I’m pretty open about the fact that I’m an atheist, and that I was raised that way. I’m a little less open about the other lie that we don’t participate in….Santa. To me, they are very similar. Stories that bring lots of joy and comfort, but that are just that…stories. Being an atheist seems somehow safer, culturally. You can tell people that you can’t reconcile the pain in the world, the natural disasters and mass murderers, with an all powerful and all loving God, and people will respect your view, even if they do not agree with it. But if you tell people that you are not raising your child with the myth of Santa Claus, somehow it makes you a Grinch of some sort.
Here’s the thing. Childhood is not magical. Childhood is part of life. It has its wonderful times, its sad times, and its painful times. But there is truly no magic, no matter how much we want that to be true. Sleeping Beauty, Cinderella, Hansel and Gretel…all magical stories. All not true. Childhood is perhaps a time when our logic hasn’t developed so much as when we are older, so we are more easily fooled into believing whatever we are told, but that doesn’t mean it is magical.
In fact, I think that telling children that there is a Santa, and that it is he who brings gifts, can be confusing and upsetting to them. I know this will be unpopular amongst my readers. I know that people will say that the belief is somehow important to keeping our children innocent, etc. But really, I think the opposite is true. There are far too many real life experiences where a child, especially a poor child, doesn’t get a gift. Or the gift that they do get is not at all what they wanted. Then they go to school, and their friend got not only exactly what they wanted, but also many other gifts as well. All provided by Santa. When I was a child, there was one year when we were so broke, so darned broke, that my mom took the money my Grandma had given her to buy us gifts, and spent it on rent and food. I know, the selfish horror of giving us a roof over our heads and food in our stomachs, and not somehow trying to convince us that there was a guy in a suit bringing us toys. Whatever. I would rather have food and a warm bed, and a mother who loved us completely and absolutely. That was a horrible Christmas for her. It was horrible for us, too, but not so much because we didn’t get gifts…it was hard because we saw how much it hurt HER that we didn’t get gifts.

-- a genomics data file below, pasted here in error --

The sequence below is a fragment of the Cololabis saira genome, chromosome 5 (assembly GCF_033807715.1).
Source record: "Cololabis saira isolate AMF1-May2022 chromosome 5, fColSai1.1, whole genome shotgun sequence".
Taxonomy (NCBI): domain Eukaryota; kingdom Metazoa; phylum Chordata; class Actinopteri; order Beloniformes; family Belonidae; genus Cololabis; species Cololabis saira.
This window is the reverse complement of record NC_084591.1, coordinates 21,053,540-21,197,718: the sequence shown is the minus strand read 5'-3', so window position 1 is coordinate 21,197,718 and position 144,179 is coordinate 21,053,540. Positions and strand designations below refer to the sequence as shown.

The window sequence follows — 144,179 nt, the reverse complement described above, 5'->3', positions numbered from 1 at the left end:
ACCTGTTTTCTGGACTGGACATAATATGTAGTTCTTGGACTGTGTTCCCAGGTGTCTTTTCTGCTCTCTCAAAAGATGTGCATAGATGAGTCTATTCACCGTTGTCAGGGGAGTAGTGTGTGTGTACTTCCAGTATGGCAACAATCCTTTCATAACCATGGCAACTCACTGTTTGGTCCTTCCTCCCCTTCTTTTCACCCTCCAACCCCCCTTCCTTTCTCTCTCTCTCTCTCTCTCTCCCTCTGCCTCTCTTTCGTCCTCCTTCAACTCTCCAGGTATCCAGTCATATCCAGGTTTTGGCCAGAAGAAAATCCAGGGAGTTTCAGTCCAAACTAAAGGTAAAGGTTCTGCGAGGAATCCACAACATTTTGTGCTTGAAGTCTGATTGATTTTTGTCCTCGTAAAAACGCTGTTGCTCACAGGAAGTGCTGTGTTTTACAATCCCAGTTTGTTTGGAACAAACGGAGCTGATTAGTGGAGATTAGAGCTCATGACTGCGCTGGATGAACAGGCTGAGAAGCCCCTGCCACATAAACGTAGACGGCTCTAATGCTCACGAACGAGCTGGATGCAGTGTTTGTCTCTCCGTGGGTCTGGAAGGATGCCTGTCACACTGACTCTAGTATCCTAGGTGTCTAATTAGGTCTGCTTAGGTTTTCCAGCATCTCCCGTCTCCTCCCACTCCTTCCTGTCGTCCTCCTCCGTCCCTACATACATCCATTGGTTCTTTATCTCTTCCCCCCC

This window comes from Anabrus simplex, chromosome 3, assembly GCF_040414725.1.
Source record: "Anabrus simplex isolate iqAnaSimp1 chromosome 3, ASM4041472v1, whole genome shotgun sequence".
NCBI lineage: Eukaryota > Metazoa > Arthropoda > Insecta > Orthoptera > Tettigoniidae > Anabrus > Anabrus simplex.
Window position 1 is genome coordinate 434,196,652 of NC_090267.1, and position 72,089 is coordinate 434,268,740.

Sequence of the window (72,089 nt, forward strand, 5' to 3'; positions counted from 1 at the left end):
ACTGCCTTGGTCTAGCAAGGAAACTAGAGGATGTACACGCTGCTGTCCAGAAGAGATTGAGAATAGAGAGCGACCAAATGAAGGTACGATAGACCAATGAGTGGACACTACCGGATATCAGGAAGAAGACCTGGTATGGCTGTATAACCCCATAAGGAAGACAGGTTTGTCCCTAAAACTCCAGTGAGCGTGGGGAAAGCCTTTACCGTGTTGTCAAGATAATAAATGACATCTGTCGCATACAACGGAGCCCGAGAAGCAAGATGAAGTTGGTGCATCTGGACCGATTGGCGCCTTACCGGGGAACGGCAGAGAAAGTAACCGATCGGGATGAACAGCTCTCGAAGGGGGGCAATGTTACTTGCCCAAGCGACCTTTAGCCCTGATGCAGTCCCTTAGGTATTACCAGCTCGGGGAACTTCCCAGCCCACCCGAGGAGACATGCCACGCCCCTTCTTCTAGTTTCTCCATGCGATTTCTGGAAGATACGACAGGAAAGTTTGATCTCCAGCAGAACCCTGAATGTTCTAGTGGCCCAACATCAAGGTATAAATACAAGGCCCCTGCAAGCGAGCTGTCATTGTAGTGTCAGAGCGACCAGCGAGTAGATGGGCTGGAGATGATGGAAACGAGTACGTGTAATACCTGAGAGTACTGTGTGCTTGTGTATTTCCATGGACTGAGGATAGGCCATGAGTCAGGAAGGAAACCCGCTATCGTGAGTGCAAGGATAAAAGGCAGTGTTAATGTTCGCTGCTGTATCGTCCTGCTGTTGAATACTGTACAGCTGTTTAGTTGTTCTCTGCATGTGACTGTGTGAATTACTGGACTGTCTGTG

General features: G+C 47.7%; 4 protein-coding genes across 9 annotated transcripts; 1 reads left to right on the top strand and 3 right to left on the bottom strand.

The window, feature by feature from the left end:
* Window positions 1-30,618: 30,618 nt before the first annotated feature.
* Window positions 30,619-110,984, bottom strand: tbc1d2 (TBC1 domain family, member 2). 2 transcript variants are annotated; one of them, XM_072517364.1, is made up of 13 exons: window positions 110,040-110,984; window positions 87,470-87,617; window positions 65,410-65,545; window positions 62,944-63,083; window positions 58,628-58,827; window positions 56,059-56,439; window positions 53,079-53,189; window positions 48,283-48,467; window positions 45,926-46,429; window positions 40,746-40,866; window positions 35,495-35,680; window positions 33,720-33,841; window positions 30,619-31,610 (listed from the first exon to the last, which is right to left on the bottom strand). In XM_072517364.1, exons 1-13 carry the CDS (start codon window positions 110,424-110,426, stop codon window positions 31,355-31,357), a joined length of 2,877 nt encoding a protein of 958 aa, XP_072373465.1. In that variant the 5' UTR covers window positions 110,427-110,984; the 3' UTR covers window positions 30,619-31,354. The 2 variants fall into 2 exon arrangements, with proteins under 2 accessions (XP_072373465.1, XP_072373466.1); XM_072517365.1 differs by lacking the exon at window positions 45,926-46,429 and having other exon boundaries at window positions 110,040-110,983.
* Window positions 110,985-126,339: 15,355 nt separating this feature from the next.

I feel like arguing for Santa is like thanking God for sparing you from a disaster that has claimed someone else’s life. How is it OK to say that God is good and kind for sparing you and your family, when your neighbor drowned in the flood? How is it OK to say that Santa brought you just the perfect shade of red bike for Christmas, when your neighbor got nothing?
This is why we raised Maya with no Santa. My experience, and also Ted’s…he was raised with Santa, and was truly devastated when he found out that Santa wasn’t real. There was no magic in it for him, no ‘beauty of keeping the magic alive’ for younger kids. Just a lie that made no sense and made him cry.
What if, instead of teaching our children that the magic of Christmas is that a guy in a red suit travels from the North Pole and leaves them gifts, we instead taught them that Christmas is the time of year when we all celebrate the love of family and friends, when we come together and express our love and try to be our very best selves. What if the Christian amongst us talked about the joy of Christ and his birth, and the others amongst us celebrated the fact that the joy of that celebration can include all of us? That the traditions that have merged from many cultures together into Christmas can be wonderful and inclusive? What if we taught our children that the world we live in is indeed filled with wonder, love, beauty, generosity, kindness, devotion, and friendship, and none of it has to be tied to a lie to matter and be worthy? All of these wonderful things can be found, intact, inside the human heart and soul? That, to me, would be a far better lesson for our children.